Before I had kids and while my son was young, I loved listening to Dr. Laura because I enjoyed contemplating the moral issues that her show brought up. It was good exercise for my mommy-brain. When my son became old enough to understand, a part of me thought that it would be good to keep listening so that we'd have an opportunity to discuss these things. But then I realized, no child needs to be exposed to these issues constantly, or to come to think that the type of behavior and thinking that she confronts every day is normal.
I do however listen to and watch ESPN with my kids. I am a baseball nut (Go Dodgers!) and the sports world is a microcosm of what is going on in our culture so I find that it provides a venue for showing my kids what is good in our society with easy examples of faith, bravery, selflessness, teamwork, cheerfulness (doesn't Nomar have a great smile? He is ALWAYS smiling), patriotism, and working to help those who are less fortunate. And it also provides plenty of examples for the opposite of these traits, too.
For example, on March 13th of 2006, a party occurred in Durham, North Carolina, where the majority of the Duke Lacrosse team attended. Alcohol was present in abundance, and an exotic dancer was called to perform. This exotic dancer accused three of the players of sexually assaulting her. Charges were filed and accusations were made regarding racial motivation, a coach was fired, and a season was ended. The next whole year showed an alarming lack of reliable evidence which will probably result in the disbarment of the district attorney, if not worse (When this case was in its prime, I didn't listen to this with my children, and I fully appreciated Mike Greenberg's warning that the story would not be suitable for children's ears).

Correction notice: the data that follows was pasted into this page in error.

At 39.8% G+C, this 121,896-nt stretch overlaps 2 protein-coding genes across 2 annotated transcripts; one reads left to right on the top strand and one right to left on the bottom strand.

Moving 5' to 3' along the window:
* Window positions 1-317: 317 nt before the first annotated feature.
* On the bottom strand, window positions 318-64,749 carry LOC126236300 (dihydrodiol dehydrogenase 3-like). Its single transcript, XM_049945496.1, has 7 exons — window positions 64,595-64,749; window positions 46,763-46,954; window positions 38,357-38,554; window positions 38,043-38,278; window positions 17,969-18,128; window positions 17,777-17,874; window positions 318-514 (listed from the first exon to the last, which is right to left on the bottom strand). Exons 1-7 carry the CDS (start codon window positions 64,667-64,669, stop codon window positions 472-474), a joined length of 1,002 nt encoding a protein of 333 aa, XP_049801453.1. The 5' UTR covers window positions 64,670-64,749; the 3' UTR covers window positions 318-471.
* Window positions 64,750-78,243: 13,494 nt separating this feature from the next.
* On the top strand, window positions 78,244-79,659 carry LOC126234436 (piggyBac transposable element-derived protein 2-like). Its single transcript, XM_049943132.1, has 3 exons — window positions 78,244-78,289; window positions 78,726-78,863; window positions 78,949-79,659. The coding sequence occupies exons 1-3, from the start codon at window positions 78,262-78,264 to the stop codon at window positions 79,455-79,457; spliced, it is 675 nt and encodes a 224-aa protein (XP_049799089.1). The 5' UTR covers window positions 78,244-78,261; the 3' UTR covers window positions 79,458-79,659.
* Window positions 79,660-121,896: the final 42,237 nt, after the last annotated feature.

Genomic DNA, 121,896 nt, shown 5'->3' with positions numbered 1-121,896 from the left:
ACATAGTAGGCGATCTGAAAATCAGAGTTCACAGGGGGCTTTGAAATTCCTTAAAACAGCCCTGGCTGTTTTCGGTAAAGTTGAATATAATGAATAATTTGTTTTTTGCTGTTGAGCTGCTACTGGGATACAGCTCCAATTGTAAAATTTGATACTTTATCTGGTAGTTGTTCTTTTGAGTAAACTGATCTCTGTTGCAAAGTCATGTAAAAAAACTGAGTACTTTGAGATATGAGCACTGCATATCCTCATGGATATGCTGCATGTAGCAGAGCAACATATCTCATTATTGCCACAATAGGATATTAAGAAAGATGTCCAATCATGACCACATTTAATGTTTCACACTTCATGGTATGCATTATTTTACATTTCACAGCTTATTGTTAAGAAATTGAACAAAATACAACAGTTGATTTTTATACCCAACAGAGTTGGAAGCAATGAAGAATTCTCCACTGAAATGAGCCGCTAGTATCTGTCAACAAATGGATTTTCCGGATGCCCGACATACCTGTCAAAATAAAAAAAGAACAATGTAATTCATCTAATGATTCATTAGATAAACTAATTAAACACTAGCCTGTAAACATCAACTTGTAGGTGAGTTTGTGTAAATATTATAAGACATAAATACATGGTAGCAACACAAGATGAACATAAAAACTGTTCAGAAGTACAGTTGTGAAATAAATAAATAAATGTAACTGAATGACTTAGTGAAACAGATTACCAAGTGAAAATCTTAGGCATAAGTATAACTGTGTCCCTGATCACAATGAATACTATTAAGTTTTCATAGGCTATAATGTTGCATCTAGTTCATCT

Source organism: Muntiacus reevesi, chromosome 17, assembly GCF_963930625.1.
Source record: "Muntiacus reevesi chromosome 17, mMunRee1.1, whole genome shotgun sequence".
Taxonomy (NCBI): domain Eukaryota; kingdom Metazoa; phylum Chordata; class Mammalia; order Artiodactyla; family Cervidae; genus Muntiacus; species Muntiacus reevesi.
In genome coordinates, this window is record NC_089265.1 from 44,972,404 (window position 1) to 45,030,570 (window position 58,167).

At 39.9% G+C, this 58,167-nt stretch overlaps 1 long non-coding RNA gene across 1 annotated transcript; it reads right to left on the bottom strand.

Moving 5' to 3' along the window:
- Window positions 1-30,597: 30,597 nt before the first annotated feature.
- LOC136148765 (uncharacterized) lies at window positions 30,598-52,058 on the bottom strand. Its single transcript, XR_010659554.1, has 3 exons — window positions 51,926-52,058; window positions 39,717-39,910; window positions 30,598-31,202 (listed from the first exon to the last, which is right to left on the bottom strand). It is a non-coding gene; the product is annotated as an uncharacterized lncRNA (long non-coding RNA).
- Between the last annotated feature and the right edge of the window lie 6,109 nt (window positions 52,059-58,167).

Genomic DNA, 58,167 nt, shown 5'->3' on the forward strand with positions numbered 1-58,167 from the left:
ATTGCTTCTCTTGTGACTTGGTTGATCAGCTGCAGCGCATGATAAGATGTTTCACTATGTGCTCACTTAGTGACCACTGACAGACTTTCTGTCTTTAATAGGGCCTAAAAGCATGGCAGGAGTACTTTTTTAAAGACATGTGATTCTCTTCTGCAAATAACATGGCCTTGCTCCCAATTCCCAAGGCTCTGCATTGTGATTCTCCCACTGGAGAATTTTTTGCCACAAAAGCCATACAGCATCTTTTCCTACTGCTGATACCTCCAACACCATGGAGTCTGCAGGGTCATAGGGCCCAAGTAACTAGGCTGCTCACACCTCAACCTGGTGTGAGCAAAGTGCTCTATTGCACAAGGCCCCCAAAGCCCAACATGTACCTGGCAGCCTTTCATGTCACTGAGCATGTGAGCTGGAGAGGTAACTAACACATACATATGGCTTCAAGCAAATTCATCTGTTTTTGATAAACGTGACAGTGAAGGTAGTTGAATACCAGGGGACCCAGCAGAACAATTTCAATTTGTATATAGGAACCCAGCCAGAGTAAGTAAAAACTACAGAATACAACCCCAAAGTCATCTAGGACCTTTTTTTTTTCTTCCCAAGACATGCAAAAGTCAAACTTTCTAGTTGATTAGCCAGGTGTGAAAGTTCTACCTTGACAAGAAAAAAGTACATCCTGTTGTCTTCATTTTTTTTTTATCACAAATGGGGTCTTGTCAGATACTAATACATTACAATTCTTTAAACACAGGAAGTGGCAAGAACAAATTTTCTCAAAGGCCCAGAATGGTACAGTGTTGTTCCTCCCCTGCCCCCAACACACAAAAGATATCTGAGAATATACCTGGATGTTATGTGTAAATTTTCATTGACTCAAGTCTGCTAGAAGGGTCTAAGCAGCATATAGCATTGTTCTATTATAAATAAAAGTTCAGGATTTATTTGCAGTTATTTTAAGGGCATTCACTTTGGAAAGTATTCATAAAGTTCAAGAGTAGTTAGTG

The night before last, while being up way too late, I saw an update on the Duke Lacrosse Team. Under this unjust persecution, the players banded together and became stronger. This year, they chose a motto for their team that they wore on the left sleeve of their uniforms. "Succisa Virescit." One of the accused had tattooed it on his left shoulder blade after he was charged. It was the motto of the Delbarton School, the college preparatory academy that he and several other Duke LaCrosse players had attended.
Succisa Virescit means "Cut them down, and they will become stronger." Overall, a cool slogan, bringing to mind Obi Wan Kenobi's last words before Darth Vader ran his light saber through him...."Strike me down, and I will become stronger than you can ever imagine." (thanks to Pr. Peperkorn for confirming that memory for me).
I can't help but wonder, what kind of strength are we talking about, though? The boys were falsely accused, but if these boys (and I hesitate to call them men) were taking their girlfriends out to the movies instead of drinking heavily and partying with a strung out stripper, I doubt they would've found themselves in a situation where they were in jail, on national news, persecuted by their fellow college students, and unable to play. In fact, this team had already had games suspended by Duke University twice for illegal alcohol consumption, and a full one third of the DukeLaCrosse team had been charged with alcohol-related crimes in the past three years.
I have a stump outside my garage that was never killed. Every year, grapevine-like tendrils emerge from it and wrap themselves with an alarming tightness around the branches of the bushes that are welcome there. This year, I cut those branches back to the stump, but they have returned, thicker and lusher, to do the same thing. Even weeds come back stronger if you cut them down and do not remove the roots.
The Delbarton School from which these boys come is a Benedictine School, and I am assuming that the original meaning of the motto "Cut them down and they will grow back stronger" relates to cutting away a boy's weaknesses (weak branches), and he will become a strong, upright man. In cases such as these, good growth can only happen with repentance. Is the growth that they've shown a defiant stand against the world or is it sparked by a realization that the lifestyle they were leading invited this kind of trouble and was the very thing that cut them down? Well, at any rate, the fact that they've overcome whichever trials they perceive to be the problem and are playing for the college championship seems to be enough for ESPN to use them as examples of strength and determination. And in the end, that's what's important, right?